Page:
For AmeriCorps members, service programs hit close to home

For AmeriCorps members, service programs hit close to home

Melissa Casper, right, of Blackstone, examines some Play-Doh with Vivianna Oyedele, 8, during a Connecting for Children and Families summer program at the Chalin-Perez Community Center in Fairmount. (Breeze photos by Lauren Clem)

WOONSOCKET – When Melissa Casper of Blackstone, Mass., was laid off from her job last fall, she wasn’t sure what she was going to do next. The former office worker was interested in making a career switch to education, but had little job experience in the field to back it up.

Then, she came across an online posting for an AmeriCorps position working in Woonsocket schools. The federal program was coordinated locally by Connecting for Children and Families, which works closely with the Woonsocket Education Department to provide summer programs and before and after-school care. Casper decided to apply, and, after some intensive training, found herself working as a teacher’s aide at Kevin K. Coleman Elementary School.

“I was changing career paths into education, and I found this, and it was the perfect experience,” she said.

Sue Shaw, CCF AmeriCorps coordinator, compares the program to the Peace Corps, but with an impact that hits closer to home. Volunteers sign up for community service roles that can last anywhere from three to 12 months and in exchange receive living stipends funded by a combination of federal dollars and local matching funds. AmeriCorps programs cover a variety of service areas across the country, from disaster relief to conservation.

“I always tell people, you’ve heard of the Peace Corps where you volunteer a year of your life to do work overseas. Well, same thing, but you’re volunteering a year of your life here in America,” she said.

In Woonsocket, two organizations, CCF and NeighborWorks Blackstone River Valley, have AmeriCorps programs. As with most AmeriCorps opportunities in Rhode Island, CCF’s program focuses on education, integrating participants into their regular offerings for families. The program typically places about eight AmeriCorps members as teacher’s aides or in after-school programs during the school year, a number that more than doubles in the summer when members work in CCF’s summer programs for kids.

Though it’s often thought of as a “gap year” program for graduating college students, Shaw emphasized AmeriCorps is open to anyone over age 17 and actively recruits people from different backgrounds. These might include retirees or individuals such as Casper looking to try out a new career path. Since the living stipend is rarely enough to live on – about $7,000 per year for part-time members, more for full-time members – it typically includes those who have another source of financial support in their families or are on public benefits.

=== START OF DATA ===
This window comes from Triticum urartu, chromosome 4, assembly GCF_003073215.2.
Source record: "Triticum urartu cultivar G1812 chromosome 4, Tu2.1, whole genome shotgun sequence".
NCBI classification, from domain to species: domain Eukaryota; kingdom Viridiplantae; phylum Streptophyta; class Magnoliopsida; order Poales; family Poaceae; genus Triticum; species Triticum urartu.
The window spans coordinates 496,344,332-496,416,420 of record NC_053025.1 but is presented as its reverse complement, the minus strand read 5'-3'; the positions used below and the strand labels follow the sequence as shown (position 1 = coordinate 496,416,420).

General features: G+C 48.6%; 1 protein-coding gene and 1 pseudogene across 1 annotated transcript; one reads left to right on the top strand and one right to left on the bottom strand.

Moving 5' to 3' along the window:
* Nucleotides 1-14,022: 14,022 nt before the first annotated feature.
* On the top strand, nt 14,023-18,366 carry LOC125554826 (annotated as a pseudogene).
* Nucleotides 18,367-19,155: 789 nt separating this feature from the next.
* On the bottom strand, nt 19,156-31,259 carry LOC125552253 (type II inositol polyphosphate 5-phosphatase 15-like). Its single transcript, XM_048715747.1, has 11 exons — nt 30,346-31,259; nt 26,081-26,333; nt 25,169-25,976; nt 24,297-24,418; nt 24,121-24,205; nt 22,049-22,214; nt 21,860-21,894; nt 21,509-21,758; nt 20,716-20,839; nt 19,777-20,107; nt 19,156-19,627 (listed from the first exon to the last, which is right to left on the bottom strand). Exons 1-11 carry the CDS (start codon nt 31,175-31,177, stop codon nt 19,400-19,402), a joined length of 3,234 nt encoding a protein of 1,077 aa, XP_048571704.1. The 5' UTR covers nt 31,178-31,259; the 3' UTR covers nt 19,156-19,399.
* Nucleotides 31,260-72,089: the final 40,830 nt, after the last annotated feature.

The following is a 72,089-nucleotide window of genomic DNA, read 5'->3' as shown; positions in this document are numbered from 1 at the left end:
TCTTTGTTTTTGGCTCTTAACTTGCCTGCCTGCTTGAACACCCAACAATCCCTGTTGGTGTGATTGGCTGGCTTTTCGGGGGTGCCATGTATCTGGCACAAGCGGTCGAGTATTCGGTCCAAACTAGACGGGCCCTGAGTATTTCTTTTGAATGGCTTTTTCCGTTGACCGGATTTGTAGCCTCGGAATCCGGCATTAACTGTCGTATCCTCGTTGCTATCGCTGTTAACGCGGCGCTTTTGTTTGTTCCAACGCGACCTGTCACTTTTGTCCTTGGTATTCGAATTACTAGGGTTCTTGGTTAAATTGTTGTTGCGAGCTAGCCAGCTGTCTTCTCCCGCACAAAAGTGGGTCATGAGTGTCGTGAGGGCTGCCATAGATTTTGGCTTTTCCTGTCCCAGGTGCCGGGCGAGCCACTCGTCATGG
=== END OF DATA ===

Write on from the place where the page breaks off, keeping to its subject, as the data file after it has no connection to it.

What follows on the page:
Shelbie Roy, a University of Rhode Island sophomore from Woonsocket, worked as an AmeriCorps member in CCF’s summer program this year. Roy, who is studying speech therapy, said she enjoyed serving as a mentor to the kids at CCF’s summer camps and hopes to return next year.

“I think that it’s really good to give back to the community that gave so much to me throughout my journey,” she said.

In addition to a small living stipend, she’ll receive a $1,200 education award to put toward her college classes at the end of her service. For older members not planning to pursue coursework, that award can be transferred to a child or grandchild.

At NeighborWorks, AmeriCorps members volunteer in a housing stabilization program that aims to educate the public about eviction prevention, tenant rights and responsibilities, applying for subsidized housing, financial coaching and securing jobs. Though the organization is based in Woonsocket, NeighborWorks oversees a group of 15 volunteers placed with development organizations in several communities, looking to target housing insecurity around the state.

Like CCF, NeighborWorks AmeriCorps Coordinator Joyce Welch said their program draws participants from a variety of age groups. Full-time members earn a living stipend of $557 per week and a $6,095 education award after completing the program.

“It’s a very wide range of people,” she said. “What we’ve noticed recently is people who have been through those situations are the ones helping.”

Participants in the NeighborWorks program leave AmeriCorps with a certification as a resident services coordinator, preparing them to continue a career in housing stabilization services. Though they still draw some recent graduates to the program, Welch said high education costs have made it a less popular option for graduating seniors, with many participants instead applying later in life.

“I would say it’s less popular than it used to be,” she said. “I think the rising education costs, people try to weigh their options and see what to do,” she said.

According to Shaw, the program also faces challenges as the matching cost requirements for local sponsors go up, making it more difficult for smaller nonprofits to work with AmeriCorps members. But for participants such as Casper, it remains an important career step.

As she finished her yearlong program this month, Casper told The Breeze she had been offered paid positions with Coleman Elementary School and CCF and was still weighing her options for where to go next.

“It’s just a win-win for everyone,” said Shaw. “For the students, for the teachers, for the AmeriCorps members, for the city.”

Shelbie Roy of Woonsocket, left, plays a game of Connect Four with Marcellino Mekhael, 8, during Connecting for Children and Families program at Kevin K. Coleman Elementary School.